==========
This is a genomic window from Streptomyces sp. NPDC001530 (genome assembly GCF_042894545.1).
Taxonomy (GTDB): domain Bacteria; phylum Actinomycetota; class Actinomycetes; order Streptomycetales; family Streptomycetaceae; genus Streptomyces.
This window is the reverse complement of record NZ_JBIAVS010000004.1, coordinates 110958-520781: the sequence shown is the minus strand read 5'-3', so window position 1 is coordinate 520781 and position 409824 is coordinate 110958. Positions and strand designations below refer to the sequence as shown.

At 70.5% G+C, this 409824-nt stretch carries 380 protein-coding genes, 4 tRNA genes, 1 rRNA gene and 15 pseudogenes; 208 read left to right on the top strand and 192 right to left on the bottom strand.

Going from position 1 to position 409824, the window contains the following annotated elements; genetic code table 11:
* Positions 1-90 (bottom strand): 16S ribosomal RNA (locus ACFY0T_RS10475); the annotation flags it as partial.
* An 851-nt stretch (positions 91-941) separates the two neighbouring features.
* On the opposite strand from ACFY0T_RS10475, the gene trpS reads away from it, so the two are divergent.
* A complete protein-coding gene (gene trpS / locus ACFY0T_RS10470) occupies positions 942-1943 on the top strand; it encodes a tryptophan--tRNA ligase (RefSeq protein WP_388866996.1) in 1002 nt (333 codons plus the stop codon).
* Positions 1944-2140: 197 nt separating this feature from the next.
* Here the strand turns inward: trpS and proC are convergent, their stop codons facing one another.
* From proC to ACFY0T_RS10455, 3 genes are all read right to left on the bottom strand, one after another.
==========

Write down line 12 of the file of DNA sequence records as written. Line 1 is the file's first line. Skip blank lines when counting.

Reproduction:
* From proC to ACFY0T_RS10455, 3 genes are all read right to left on the bottom strand, one after another.